Some experts have considered BAL to have a role in prognostication. Patients with IPF who are found to have a high number of lymphocytes in BAL fluid appear to have a more favorable outcome, while an increased number of eosinophils in BAL fluid appears to identify those with a more rapidly progressive disease.19 However, the linkage of BAL lymphocytosis to better outcome is based on older studies that classified patients with NSIP or UIP/IPF as having IPF and did not distinguish NSIP from IPF. Patients with NSIP frequently have BAL lymphocytosis and a more favorable clinical course than those with IPF. Thus, the presence of BAL lymphocytosis in a patient with a clinical and radiographic picture suggestive of IPF may be consistent with NSIP.

In sarcoidosis, BAL neutrophilia20 may portend a more progressive disease that responds poorly to therapy, while a high CD4:CD8 ratio has been associated with a more favorable course.21 However, it is not clear whether BAL lymphocytosis and CD4:CD8 ratios are particularly useful in predicting the clinical course of sarcoidosis.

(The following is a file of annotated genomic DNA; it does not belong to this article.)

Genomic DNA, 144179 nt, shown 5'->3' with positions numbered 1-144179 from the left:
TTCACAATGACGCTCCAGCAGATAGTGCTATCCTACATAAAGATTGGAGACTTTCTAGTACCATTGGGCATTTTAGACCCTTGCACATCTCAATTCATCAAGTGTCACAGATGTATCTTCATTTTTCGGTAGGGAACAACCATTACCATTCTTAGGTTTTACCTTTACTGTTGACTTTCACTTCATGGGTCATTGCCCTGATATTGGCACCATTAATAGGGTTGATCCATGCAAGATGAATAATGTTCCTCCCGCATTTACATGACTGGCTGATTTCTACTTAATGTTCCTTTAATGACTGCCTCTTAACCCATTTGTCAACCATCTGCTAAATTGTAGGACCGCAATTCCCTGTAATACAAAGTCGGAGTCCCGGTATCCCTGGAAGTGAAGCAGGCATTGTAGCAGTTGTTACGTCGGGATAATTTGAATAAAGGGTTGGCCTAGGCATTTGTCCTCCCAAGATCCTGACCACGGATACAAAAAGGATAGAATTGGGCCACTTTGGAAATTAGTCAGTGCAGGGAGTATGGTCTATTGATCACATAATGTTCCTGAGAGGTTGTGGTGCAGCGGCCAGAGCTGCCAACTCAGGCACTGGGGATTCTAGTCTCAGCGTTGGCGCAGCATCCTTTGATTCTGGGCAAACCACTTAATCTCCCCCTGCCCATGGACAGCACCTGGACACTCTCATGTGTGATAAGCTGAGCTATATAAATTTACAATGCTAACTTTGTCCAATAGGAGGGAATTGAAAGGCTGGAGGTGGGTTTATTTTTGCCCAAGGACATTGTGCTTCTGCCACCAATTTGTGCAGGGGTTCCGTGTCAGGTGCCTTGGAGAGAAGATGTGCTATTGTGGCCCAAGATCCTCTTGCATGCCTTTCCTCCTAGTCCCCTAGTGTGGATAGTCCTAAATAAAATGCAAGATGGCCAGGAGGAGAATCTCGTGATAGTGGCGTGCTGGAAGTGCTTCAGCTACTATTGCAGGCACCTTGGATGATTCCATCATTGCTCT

The main role of BAL in patients with ILD is to identify or exclude diseases for which treatment is available or to provide additional support for a diagnosis that is strongly supported by clinical and radiographic findings.

Lung biopsy

Transbronchial lung biopsy is less invasive and safer than surgical lung biopsy and can be performed with BAL. Although it frequently can retrieve lung tissue that is diagnostic of many forms of ILD, such as sarcoidosis, transbronchial lung biopsy has limitations. Tissue sampling may be inadequate or nondiagnostic. However, the risk of complications, although somewhat higher than with bronchoscopy and BAL alone, remains lower than the risk with surgical lung biopsy.22,23